Ohhh Canada we stand on guard for…Nintendoooo. Recently, a Canadian court ruled in favor of the video game giant, awarding them around $12.8 million over a device that let’s users play pirated Nintendo games.

Image of Games Copier

One of the “games copier” at issue.

An Ontario-based online store, Go Cyber Shopping (Cyber), which sells sketchy/bootleg accessories for most consoles was selling devices called “game copiers” which allowed pirated Nintendo games to be played on Nintendo consoles. Nintendo alleged that the Cyber’s actions violated the Canadian Copyright Act’s anti-circumvention statute, which, according to the opinion, “prohibit[s] against circumventing technological protection measures and trafficking in circumvention devices.”

Usually, I find myself disagreeing with Nintendo when it comes to their “stances” on copyright protection. But, here I find myself siding with them. This decision is pretty in line with how we interpret our version of DMCA § 1201 (the DMCA’s anti-circumvention statute). A good case to analogize this one to would be Universal City Studios, Inc. v. Corley. There, a person (not Corley) published something called DeCSS, which was a way to bypass DVD CSS encryption. After the writing of DeCSS, Corley, who operates a website and publishes a blog called “The Hacker Quarterly,” publishes the DeCSS code on his website. He was subsequently sued for violating the DMCA’s anti-circumvention statute § 1201 (b)(1) which prohibits the trafficking of devices used to circumvent “protection afforded by a technological measure that effectively protects a right of a copyright owner.”

Cyber argues that the devices they sold were meant to be used by “homebrew” software. Which is the Canadian way for saying third party software NOT originating from Nintendo. The argument reminds me of the argument that Sony made in their case against Universal regarding VTR’s. There, as long as the VTR’s were capable of “substantial non-infringing use,” then they were okay. Sony argued that the consumer purchasing the VCR would use it to copy their own home videos or videos they had permission to copy, which is pretty similar to Cyber’s “homebrew” argument here. But, Im guessing the court realized that you would have to be a pretty sophisticated programmer to make a game playable on Cyber’s “game copiers” and threw out the notion that people are “homebrewing” their own bootleg Nintendo games.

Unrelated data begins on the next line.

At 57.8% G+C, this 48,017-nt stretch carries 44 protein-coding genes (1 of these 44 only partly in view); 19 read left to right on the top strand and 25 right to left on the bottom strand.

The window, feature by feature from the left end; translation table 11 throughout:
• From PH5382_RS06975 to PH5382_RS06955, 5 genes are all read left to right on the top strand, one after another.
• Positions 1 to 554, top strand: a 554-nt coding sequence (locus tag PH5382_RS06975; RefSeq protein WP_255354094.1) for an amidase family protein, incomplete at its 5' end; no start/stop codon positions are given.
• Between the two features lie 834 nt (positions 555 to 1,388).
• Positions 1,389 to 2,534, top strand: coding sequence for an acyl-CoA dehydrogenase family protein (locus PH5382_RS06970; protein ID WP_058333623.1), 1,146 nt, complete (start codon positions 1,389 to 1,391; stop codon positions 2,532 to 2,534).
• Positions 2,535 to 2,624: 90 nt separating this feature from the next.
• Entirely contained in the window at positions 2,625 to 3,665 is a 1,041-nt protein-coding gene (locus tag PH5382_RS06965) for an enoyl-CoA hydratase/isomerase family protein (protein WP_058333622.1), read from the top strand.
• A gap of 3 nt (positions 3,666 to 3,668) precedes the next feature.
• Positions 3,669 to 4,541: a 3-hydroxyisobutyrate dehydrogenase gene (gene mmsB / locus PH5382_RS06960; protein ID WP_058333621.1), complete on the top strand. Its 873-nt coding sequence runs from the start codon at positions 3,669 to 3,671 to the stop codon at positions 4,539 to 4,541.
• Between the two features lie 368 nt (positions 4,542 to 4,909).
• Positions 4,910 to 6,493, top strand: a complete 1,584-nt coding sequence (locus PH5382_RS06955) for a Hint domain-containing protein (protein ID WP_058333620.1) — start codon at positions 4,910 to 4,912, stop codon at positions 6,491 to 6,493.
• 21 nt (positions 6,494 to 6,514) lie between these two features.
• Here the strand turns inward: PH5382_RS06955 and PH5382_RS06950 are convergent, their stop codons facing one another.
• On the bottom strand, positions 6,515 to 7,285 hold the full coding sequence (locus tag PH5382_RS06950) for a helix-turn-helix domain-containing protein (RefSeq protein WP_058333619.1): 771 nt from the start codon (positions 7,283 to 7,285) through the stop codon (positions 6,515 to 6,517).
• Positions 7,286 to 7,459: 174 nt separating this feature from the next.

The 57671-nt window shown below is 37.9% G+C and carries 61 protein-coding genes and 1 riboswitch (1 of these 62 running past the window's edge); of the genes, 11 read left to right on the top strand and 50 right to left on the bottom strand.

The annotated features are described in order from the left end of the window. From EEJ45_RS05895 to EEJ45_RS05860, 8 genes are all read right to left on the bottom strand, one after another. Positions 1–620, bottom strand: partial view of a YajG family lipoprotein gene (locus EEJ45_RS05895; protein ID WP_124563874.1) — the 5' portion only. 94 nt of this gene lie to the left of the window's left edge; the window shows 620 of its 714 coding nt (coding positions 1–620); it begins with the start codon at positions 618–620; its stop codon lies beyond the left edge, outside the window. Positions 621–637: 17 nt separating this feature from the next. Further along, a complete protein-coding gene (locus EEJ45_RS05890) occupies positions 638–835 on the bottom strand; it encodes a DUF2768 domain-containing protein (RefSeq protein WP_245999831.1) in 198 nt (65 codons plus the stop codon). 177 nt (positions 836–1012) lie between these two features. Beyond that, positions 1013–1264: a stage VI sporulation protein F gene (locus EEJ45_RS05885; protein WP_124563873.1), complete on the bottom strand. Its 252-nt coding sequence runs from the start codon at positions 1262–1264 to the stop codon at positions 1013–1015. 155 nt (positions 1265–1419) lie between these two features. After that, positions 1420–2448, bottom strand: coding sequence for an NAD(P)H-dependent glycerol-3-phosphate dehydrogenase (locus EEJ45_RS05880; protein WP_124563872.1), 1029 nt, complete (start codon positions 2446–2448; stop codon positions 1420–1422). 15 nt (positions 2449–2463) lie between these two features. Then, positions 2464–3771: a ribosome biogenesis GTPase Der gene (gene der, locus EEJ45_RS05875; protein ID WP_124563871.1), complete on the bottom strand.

The result of this case is grim for Cyber when it slapped them with a $12.8 million judgment. Hey, it was Canadian dollars so it wasn’t as bad, right??. If you own and operate a website that sells devices that are meant for playing bootleg games, expect the hammer. The case is also pretty in line with American views of anti-circumvention, so nothing extraordinary here, aside from the award to Nintendo. This decision also may be a way for Nintendo to build up some case law and go after emulator operators, which I’m sure Nintendo would LOVE to do. Beware bootleggers, beware.

Author, Martin Passante, is a 2L at Brooklyn Law School. Martin focuses his studies in intellectual property, entertainment, and copyright law especially in the world of YouTube.